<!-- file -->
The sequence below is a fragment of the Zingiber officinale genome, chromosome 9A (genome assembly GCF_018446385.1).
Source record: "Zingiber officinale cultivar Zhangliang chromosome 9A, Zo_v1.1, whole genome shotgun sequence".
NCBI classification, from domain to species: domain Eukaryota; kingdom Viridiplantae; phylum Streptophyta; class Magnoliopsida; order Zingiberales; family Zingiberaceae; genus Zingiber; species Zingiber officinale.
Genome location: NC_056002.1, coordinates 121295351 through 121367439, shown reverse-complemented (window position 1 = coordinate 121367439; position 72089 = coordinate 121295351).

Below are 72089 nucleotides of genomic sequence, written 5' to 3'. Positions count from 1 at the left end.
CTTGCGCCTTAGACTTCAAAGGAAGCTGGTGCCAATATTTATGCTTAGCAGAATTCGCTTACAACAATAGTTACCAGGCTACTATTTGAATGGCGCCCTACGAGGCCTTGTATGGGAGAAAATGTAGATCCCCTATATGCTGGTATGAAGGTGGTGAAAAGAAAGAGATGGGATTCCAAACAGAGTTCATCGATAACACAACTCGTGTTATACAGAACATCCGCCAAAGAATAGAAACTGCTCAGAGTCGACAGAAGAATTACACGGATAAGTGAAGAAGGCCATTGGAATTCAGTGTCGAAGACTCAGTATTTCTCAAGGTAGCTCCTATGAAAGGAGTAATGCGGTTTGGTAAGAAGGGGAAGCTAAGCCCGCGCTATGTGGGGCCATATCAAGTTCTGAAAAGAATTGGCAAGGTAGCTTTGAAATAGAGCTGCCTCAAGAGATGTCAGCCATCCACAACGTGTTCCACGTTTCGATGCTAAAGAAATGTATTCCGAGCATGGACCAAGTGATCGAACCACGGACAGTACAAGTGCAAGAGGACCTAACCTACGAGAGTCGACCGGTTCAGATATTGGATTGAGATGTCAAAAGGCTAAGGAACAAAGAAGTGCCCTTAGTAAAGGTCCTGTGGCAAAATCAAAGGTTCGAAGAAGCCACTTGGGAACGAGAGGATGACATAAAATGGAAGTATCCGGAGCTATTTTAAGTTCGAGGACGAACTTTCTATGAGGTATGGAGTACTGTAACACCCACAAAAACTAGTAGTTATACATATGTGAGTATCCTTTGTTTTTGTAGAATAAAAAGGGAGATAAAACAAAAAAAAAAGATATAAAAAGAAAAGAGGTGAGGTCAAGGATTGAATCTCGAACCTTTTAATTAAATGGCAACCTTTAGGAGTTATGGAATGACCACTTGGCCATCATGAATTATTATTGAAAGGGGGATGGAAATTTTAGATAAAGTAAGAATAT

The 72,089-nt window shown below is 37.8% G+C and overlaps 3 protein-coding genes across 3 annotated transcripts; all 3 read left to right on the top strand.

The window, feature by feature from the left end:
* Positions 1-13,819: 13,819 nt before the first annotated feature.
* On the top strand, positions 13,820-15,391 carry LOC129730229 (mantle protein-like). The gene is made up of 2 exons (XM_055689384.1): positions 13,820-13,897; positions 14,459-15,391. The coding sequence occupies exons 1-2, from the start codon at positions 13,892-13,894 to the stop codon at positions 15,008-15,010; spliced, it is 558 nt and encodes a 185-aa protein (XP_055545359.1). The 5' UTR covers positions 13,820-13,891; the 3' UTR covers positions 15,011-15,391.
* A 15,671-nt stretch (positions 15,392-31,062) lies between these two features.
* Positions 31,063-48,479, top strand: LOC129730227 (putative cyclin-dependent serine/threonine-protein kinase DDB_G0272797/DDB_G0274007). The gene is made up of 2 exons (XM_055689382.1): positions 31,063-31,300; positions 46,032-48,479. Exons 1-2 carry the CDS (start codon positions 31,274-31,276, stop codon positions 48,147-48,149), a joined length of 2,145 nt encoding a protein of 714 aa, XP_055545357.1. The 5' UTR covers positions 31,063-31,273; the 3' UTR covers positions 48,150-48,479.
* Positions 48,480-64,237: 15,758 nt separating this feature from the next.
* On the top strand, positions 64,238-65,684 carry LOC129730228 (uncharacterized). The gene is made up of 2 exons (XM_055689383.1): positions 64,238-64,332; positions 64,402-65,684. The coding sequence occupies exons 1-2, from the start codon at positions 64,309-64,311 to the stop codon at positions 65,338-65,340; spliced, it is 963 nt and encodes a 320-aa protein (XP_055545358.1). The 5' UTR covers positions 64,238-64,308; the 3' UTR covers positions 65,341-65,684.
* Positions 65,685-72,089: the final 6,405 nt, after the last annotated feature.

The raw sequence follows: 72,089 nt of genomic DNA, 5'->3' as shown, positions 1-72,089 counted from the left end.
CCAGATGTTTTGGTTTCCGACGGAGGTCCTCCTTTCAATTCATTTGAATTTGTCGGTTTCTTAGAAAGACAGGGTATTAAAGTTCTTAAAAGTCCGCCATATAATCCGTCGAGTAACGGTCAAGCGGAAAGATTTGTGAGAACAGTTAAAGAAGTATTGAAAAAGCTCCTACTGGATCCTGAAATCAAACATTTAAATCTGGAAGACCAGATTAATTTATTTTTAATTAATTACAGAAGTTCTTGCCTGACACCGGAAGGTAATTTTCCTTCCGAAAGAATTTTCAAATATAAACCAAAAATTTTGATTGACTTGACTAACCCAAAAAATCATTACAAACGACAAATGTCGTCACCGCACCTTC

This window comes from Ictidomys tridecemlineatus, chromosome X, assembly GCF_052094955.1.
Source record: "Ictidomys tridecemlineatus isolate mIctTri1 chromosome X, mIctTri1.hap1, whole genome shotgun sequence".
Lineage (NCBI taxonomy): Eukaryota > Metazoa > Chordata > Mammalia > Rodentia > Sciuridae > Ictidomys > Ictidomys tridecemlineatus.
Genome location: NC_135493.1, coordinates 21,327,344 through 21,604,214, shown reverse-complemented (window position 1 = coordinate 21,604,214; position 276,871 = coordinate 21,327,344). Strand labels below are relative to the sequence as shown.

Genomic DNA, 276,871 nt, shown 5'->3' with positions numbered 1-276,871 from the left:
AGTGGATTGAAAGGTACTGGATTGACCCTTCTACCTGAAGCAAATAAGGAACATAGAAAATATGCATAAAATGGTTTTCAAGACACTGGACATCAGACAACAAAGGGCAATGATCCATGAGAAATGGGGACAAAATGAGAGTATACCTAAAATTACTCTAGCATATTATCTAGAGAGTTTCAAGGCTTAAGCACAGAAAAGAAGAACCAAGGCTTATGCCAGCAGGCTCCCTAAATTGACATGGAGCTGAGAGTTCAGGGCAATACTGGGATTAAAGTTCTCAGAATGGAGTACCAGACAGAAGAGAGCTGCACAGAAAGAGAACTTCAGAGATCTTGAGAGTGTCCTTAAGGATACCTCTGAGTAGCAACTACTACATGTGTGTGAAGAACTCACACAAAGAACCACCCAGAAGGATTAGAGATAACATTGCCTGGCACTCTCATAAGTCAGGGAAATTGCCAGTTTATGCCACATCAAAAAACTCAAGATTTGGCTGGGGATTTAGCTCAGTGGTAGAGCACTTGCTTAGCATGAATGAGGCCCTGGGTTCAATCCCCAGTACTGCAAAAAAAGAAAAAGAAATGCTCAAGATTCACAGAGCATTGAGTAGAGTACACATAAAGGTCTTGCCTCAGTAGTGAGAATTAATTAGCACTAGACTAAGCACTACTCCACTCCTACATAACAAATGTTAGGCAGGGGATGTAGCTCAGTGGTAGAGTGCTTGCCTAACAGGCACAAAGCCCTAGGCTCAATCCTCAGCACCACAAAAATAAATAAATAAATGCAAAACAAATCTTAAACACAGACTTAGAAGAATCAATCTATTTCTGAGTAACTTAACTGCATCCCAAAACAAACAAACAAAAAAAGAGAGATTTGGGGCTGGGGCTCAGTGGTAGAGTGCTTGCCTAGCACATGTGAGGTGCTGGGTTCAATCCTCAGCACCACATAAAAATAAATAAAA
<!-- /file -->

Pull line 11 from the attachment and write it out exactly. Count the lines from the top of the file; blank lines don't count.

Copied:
* A 15,671-nt stretch (positions 15,392-31,062) lies between these two features.